52. The snowboard binding of claim 28, wherein the binding is not automatically releasable.
53. The snowboard binding of claim 28, wherein the strapless engagement member is arranged to engage with a portion of the snowboard boot that is disposed on a forward region of the boot extending between a center of the length of the boot and the toe end of the boot.
54. The snowboard binding of claim 28, in combination with the snowboard boot.
55. A snowboard binding for securing a snowboard boot to a snowboard, the snowboard having an upper surface, the snowboard boot having a toe end, a heel end and a length extending between the toe and heel ends, the snowboard boot including a sole, the snowboard binding comprising:
a base arranged to overlie the upper surface of the snowboard and having a toe end a heel end; and
a strapless engagement member mounted to the base, the strapless engagement member being mounted at a position on the base that is arranged to underlie the sole of the snowboard boot when the snowboard boot is engaged by the binding, the strapless engagement member having an opening adapted to receive a corresponding mating feature on the snowboard boot, the strapless engagement member having a portion thereof that is movable toward the upper surface of the snowboard from a first position wherein the opening has a first size to a second position wherein the opening has a second size that is smaller than the first size, and further being movable away from the upper surface from the second position to the first position.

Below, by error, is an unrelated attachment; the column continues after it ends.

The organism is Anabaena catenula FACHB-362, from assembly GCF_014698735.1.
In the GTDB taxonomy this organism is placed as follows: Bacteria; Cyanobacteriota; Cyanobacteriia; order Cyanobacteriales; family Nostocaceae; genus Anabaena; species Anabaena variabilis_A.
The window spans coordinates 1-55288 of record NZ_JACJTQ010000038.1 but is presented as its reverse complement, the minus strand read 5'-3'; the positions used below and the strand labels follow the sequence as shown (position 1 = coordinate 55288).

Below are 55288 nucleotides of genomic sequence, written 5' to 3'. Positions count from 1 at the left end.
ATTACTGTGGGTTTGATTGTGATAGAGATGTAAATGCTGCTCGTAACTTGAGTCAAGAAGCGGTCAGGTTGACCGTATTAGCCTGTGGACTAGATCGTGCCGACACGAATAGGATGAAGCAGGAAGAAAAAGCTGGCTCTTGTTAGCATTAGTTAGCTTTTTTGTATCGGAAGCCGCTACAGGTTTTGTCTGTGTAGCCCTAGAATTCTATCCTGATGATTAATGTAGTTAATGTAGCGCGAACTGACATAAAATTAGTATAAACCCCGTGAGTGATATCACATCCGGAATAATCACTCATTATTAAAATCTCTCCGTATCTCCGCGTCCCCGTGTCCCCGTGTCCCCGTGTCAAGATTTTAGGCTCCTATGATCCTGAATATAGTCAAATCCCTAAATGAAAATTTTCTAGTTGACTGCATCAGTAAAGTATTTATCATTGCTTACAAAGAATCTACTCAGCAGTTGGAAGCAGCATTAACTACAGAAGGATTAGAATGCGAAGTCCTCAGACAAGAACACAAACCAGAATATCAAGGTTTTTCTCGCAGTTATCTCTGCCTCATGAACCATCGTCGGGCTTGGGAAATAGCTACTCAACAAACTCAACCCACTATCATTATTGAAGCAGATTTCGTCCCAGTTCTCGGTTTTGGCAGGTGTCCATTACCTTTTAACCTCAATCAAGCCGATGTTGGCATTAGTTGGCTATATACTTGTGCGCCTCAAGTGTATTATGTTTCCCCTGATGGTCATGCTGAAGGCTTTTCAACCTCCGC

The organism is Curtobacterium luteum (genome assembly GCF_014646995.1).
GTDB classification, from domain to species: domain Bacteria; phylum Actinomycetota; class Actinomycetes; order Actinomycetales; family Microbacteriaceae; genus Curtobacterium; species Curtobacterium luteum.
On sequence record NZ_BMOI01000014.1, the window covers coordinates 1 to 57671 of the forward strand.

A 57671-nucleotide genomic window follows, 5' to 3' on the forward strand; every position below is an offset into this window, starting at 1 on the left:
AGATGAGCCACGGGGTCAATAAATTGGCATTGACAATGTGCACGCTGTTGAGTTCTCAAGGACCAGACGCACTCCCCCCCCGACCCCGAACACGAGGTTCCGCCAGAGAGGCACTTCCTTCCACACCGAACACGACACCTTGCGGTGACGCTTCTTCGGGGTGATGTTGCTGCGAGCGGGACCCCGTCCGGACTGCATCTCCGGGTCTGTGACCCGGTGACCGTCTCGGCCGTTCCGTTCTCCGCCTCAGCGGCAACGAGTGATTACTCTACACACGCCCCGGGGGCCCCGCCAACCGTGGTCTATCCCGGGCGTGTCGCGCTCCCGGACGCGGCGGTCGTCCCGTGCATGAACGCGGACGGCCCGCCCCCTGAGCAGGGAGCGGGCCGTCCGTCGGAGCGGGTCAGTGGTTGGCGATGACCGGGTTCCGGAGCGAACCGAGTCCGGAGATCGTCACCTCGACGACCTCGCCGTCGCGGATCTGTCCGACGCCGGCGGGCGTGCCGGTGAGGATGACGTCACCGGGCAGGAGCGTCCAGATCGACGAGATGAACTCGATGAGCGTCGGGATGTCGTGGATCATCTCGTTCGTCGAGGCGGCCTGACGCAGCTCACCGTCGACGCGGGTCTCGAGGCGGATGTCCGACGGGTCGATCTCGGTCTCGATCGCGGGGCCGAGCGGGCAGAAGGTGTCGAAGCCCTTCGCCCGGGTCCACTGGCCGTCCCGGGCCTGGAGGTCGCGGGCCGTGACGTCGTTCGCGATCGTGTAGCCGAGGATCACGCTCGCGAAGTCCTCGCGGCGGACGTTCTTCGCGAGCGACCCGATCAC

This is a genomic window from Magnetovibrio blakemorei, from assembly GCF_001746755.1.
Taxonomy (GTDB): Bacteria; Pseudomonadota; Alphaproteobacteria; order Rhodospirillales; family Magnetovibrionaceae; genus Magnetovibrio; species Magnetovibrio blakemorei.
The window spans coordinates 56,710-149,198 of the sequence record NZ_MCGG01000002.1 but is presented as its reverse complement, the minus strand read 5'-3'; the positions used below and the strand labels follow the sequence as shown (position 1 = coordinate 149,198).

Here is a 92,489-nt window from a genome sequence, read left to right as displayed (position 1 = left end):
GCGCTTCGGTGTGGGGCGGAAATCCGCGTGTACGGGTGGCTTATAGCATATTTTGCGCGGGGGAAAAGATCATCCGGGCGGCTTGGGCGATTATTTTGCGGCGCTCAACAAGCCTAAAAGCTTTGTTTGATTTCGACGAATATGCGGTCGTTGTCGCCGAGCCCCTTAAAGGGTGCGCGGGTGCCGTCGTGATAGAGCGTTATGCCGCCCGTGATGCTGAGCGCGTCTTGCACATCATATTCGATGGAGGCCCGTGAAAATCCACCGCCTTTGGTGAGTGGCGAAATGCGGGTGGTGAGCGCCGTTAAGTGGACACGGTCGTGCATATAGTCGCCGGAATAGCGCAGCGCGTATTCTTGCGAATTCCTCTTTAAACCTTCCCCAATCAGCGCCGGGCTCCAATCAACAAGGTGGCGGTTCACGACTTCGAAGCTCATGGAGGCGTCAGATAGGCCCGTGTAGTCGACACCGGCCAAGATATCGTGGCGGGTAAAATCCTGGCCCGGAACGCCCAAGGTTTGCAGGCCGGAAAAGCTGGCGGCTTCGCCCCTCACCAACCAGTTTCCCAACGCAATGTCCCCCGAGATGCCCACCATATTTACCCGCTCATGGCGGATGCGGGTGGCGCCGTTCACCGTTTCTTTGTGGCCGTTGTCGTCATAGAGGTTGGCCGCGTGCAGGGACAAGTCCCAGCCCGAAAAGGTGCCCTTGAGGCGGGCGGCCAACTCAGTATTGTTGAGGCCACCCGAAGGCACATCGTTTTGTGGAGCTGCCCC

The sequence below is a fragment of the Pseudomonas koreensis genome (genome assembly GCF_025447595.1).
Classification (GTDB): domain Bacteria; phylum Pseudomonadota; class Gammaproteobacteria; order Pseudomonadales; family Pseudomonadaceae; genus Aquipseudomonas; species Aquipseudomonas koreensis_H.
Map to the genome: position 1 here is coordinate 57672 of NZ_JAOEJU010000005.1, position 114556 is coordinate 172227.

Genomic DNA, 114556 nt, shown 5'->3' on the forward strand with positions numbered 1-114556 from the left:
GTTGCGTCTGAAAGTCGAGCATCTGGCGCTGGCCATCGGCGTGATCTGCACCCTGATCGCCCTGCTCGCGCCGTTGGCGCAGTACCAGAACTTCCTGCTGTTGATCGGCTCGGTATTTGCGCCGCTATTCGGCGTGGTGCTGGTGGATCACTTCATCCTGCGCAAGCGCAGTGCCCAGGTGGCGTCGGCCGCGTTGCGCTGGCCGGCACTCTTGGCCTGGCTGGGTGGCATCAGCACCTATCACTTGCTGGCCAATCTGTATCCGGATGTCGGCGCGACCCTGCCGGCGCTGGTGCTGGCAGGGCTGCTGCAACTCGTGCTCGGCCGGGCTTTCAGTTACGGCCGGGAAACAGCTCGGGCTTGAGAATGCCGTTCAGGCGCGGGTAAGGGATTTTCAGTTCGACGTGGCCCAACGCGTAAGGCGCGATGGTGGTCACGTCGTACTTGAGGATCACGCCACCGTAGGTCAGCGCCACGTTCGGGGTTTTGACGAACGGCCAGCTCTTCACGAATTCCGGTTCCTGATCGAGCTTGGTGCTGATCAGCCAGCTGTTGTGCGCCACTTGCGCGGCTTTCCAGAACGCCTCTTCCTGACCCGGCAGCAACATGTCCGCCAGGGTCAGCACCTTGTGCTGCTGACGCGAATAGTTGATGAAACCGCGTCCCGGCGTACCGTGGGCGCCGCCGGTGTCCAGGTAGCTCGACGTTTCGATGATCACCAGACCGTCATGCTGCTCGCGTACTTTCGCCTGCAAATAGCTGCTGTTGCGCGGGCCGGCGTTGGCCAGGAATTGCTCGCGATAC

56. The snowboard binding of claim 53, wherein the opening is formed between a portion of the strapless engagement member and a top surface of the base plate.
57. The snowboard binding of claim 56, further including a strap that is mounted to the base and is arranged to engage with the boot to hold the heel end of the boot in the binding.
58. The snowboard binding of claim 56, wherein the strapless engagement member is movably mounted to the base plate.
59. The snowboard binding of claim 58, wherein the movable portion of the strapless engagement member is biased into the first position.
60. The snowboard binding of claim 59, further including a strap that is mounted to the base and is arranged to engage with the boot to hold the heel end of the boot in the binding.
61. The snowboard binding of claim 55, wherein the movable portion of the strapless engagement member is biased into the first position.